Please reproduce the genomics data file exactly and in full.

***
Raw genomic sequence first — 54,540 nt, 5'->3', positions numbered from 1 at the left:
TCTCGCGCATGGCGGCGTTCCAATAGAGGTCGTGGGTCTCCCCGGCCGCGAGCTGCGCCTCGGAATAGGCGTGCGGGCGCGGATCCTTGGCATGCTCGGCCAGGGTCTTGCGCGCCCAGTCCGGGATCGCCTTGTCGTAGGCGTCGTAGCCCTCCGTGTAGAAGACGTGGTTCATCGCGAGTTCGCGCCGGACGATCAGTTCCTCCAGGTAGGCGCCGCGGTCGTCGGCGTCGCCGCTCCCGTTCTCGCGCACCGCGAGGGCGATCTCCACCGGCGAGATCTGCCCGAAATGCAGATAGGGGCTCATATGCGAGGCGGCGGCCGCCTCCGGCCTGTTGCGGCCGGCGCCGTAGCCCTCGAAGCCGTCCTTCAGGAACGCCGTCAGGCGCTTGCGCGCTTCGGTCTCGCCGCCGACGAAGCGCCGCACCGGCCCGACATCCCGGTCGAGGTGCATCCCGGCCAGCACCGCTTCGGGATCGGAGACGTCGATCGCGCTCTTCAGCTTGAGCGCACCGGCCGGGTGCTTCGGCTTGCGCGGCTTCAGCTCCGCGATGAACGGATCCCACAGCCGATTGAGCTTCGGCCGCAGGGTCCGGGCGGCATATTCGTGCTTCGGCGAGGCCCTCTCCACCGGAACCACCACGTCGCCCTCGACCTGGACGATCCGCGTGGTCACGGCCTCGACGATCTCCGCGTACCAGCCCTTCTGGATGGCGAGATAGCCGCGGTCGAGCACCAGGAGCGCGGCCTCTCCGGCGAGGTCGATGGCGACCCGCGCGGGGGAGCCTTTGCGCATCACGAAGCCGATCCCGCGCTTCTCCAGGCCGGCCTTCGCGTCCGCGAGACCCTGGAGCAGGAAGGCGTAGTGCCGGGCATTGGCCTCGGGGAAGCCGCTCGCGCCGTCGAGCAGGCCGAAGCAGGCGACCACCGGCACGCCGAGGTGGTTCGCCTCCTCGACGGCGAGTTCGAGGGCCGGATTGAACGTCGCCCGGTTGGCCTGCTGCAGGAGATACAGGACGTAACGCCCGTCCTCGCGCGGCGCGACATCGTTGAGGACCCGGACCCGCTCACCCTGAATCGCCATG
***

Raw genomic sequence first — 54,540 nt, 5'->3', positions numbered from 1 at the left:
TCTCGCGCATGGCGGCGTTCCAATAGAGGTCGTGGGTCTCCCCGGCCGCGAGCTGCGCCTCGGAATAGGCGTGCGGGCGCGGATCCTTGGCATGCTCGGCCAGGGTCTTGCGCGCCCAGTCCGGGATCGCCTTGTCGTAGGCGTCGTAGCCCTCCGTGTAGAAGACGTGGTTCATCGCGAGTTCGCGCCGGACGATCAGTTCCTCCAGGTAGGCGCCGCGGTCGTCGGCGTCGCCGCTCCCGTTCTCGCGCACCGCGAGGGCGATCTCCACCGGCGAGATCTGCCCGAAATGCAGATAGGGGCTCATATGCGAGGCGGCGGCCGCCTCCGGCCTGTTGCGGCCGGCGCCGTAGCCCTCGAAGCCGTCCTTCAGGAACGCCGTCAGGCGCTTGCGCGCTTCGGTCTCGCCGCCGACGAAGCGCCGCACCGGCCCGACATCCCGGTCGAGGTGCATCCCGGCCAGCACCGCTTCGGGATCGGAGACGTCGATCGCGCTCTTCAGCTTGAGCGCACCGGCCGGGTGCTTCGGCTTGCGCGGCTTCAGCTCCGCGATGAACGGATCCCACAGCCGATTGAGCTTCGGCCGCAGGGTCCGGGCGGCATATTCGTGCTTCGGCGAGGCCCTCTCCACCGGAACCACCACGTCGCCCTCGACCTGGACGATCCGCGTGGTCACGGCCTCGACGATCTCCGCGTACCAGCCCTTCTGGATGGCGAGATAGCCGCGGTCGAGCACCAGGAGCGCGGCCTCTCCGGCGAGGTCGATGGCGACCCGCGCGGGGGAGCCTTTGCGCATCACGAAGCCGATCCCGCGCTTCTCCAGGCCGGCCTTCGCGTCCGCGAGACCCTGGAGCAGGAAGGCGTAGTGCCGGGCATTGGCCTCGGGGAAGCCGCTCGCGCCGTCGAGCAGGCCGAAGCAGGCGACCACCGGCACGCCGAGGTGGTTCGCCTCCTCGACGGCGAGTTCGAGGGCCGGATTGAACGTCGCCCGGTTGGCCTGCTGCAGGAGATACAGGACGTAACGCCCGTCCTCGCGCGGCGCGACATCGTTGAGGACCCGGACCCGCTCACCCTGAATCGCCATG